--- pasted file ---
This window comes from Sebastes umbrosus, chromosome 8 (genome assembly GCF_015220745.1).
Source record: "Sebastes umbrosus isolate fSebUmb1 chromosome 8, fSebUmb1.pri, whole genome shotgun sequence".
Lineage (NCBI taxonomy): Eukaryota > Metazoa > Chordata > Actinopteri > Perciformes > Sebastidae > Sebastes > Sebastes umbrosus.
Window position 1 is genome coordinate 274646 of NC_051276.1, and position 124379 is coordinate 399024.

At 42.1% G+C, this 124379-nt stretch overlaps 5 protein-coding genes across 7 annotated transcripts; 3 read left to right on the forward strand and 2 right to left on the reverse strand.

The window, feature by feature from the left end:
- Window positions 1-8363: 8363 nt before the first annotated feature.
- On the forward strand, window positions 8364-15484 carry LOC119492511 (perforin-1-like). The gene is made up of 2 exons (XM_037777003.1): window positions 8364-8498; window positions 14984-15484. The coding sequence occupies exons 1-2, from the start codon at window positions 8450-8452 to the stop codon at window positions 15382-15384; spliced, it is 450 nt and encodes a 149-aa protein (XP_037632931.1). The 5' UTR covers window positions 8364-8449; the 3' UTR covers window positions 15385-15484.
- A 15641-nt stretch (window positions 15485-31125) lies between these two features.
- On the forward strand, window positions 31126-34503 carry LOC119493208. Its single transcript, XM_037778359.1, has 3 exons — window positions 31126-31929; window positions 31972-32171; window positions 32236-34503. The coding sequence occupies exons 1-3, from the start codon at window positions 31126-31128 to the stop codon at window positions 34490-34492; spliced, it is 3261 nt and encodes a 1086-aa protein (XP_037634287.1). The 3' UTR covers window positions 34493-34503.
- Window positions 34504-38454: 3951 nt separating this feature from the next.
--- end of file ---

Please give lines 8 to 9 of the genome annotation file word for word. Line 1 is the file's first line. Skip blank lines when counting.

- On the forward strand, window positions 8364-15484 carry LOC119492511 (perforin-1-like). The gene is made up of 2 exons (XM_037777003.1): window positions 8364-8498; window positions 14984-15484. The coding sequence occupies exons 1-2, from the start codon at window positions 8450-8452 to the stop codon at window positions 15382-15384; spliced, it is 450 nt and encodes a 149-aa protein (XP_037632931.1). The 5' UTR covers window positions 8364-8449; the 3' UTR covers window positions 15385-15484.
- A 15641-nt stretch (window positions 15485-31125) lies between these two features.